While watching the Academy Awards last night my kids wanted to know the purpose for all the awards ceremonies. “Tell me again what the Grammys are for?” said one son. “And how is that different from the Tonys and the Golden Globes?” said son number two. “Is it an Oscar or an Academy Award if you win?” pondered son number three. The conversation ultimately led to the most profound question of the night, “What does it all mean and why are we watching?” The truth is nothing really. These shows simply offer us eye candy and entertainment.
The Oscars were started in 1929 as an out-of-the-public-eye industry recognition event. They have morphed over the years to be a great publicity opportunity for the movie industry. Proof of the benefit lies in the after-bounce that winning movies receive in ticket sales and the profit that clothing and jewelry labels receive if their creations are recognized as being worn by a particular star. Tell us Jennifer Lawrence, is that Dior you are wearing? Anne Hathaway, is that necklace Tiffany? The stars and their evening looks enter the zeitgeist in the form of pictures, videos and tweets
Admittedly, I love watching and had always assumed that one billion other people did too. The number one billion has been quoted for years as the world-wide audience of the Oscars but apparently this is way off the mark. The International Business Times had the following to say about the audience watching:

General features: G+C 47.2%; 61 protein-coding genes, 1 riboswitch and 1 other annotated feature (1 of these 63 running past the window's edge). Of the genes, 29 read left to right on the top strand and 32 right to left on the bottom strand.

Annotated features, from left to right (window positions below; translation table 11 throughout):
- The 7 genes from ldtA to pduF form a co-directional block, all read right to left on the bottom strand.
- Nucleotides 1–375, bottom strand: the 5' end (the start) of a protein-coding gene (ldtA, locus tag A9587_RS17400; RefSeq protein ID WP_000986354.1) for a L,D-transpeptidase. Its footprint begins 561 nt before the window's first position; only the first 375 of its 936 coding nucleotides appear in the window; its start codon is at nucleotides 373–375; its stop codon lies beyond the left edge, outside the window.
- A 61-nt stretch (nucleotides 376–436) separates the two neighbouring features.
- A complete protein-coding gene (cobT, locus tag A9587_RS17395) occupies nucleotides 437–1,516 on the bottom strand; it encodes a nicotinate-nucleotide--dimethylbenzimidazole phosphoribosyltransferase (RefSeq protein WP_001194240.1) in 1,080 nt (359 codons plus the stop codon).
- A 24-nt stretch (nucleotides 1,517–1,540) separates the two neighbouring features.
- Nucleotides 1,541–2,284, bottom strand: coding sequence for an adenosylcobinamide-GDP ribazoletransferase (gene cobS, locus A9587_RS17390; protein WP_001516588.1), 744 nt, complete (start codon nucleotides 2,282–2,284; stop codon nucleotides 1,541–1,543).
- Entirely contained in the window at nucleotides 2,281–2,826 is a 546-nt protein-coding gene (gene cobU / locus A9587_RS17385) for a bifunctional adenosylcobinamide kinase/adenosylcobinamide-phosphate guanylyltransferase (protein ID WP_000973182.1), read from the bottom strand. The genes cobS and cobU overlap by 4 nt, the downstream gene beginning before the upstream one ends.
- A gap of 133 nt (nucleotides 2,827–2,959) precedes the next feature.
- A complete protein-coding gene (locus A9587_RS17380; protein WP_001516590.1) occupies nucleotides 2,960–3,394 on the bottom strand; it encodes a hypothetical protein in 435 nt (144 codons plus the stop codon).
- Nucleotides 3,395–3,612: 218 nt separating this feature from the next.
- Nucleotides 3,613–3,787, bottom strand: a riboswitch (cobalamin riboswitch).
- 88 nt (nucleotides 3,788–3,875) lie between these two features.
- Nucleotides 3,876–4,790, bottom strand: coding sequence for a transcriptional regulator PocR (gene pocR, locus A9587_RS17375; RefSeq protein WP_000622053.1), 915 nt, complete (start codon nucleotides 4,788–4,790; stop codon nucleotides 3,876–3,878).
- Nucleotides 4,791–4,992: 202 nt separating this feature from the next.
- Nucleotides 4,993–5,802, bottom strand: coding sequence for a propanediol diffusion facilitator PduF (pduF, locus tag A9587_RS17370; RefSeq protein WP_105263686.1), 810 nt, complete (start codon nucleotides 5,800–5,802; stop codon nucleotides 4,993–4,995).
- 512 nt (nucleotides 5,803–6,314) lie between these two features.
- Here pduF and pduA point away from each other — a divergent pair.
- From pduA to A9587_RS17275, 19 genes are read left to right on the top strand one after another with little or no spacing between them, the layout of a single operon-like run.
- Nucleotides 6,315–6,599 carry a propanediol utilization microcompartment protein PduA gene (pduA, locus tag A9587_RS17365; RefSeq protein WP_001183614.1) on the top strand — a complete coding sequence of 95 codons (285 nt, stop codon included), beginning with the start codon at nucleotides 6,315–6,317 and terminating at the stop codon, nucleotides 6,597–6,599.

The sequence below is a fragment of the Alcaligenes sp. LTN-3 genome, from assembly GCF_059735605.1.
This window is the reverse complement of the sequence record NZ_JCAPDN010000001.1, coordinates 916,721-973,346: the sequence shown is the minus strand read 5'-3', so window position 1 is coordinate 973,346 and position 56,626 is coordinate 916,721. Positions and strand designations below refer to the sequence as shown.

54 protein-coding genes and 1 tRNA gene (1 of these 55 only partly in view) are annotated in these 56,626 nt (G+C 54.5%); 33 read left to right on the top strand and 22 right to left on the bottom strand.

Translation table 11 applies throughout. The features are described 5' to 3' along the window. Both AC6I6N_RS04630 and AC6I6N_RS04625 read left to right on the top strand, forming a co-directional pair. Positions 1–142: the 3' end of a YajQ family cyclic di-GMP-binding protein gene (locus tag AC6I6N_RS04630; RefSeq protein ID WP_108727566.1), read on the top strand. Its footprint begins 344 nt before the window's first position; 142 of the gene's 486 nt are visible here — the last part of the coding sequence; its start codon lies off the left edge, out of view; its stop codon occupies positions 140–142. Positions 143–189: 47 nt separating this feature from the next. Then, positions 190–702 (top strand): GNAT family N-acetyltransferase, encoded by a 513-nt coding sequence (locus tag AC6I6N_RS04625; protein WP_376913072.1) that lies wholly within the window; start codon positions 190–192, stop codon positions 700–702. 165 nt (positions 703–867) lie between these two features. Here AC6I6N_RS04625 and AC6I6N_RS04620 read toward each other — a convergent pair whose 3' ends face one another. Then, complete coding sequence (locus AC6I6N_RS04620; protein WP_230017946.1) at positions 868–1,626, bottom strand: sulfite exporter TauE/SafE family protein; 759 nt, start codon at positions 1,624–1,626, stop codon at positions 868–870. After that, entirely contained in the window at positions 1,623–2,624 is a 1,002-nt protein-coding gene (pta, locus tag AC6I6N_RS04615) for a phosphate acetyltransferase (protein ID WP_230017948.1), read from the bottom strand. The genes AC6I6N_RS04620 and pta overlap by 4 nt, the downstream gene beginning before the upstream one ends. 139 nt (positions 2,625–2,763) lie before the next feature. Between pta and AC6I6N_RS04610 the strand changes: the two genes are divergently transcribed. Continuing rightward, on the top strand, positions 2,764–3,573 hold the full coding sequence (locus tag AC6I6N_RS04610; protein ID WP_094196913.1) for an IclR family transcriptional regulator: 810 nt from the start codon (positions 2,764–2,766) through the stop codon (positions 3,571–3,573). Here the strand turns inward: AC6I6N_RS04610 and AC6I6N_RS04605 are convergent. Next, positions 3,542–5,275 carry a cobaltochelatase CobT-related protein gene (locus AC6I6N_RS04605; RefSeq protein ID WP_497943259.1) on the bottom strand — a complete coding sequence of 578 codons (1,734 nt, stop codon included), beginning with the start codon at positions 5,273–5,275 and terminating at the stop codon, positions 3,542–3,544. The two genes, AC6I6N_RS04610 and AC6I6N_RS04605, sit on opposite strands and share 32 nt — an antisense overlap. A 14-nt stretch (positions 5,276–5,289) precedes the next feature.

“In 1998, the Academy Awards U.S. audience peaked at 55 million. Since then, U.S. viewers have declined. From 2001 to 2012, the U.S. audience has hovered between 32 million and 43 million U.S. viewers, according to Deadline Hollywood…The Oscars are less relevant to a younger audience, because movies in general are less relevant,” said a Monday morning editorial in the Sydney Morning Herald. “Young people watch other screens: they play computer games, watch less television, download movies rather than go to them, and those they do watch are not those the Oscars celebrate. Most of the academy voters, numbering just under 6,000, are over 50.’ ”
This explanation is certainly corroborated in my house by the under-19-year olds and the over-the-50s. However, I will keep watching, whether I am one of the 50 million or 1 billion. The awards ceremonies are fun and worth a few laughs.
The tongue-in-cheek Razzies Awards underscore this sentiment by mocking the Oscars. The Razzies award the worst movie performances of the year the night before the Oscars. The Twilight Saga: Breaking Dawn – Part 2 had the dis-honorable distinction of capturing 7 out of 10 categories including Worst Picture, Worst Actress (Kristen Stewart) and Worst Supporting Actor (Taylor Lautner). Albeit a little insulting, at least these actors can laugh all the way to the bank as the film has already garnered over $800 million in ticket sales world-wide.
Yesterday for our family Academy Awards viewing party my hair was “styled” by rainy dog-walk, my “outfit” was a rolled up pair of jeans and a baggy sweater and my make-up was Saturday-night-smudge. Love them or hate them, shows like the Oscars are entertaining and a reminder not to take everything so seriously.
Carol Lewis Gullstad, February 25, 2013
- Razzies put bite on “Twilight” as worst picture (cbsnews.com)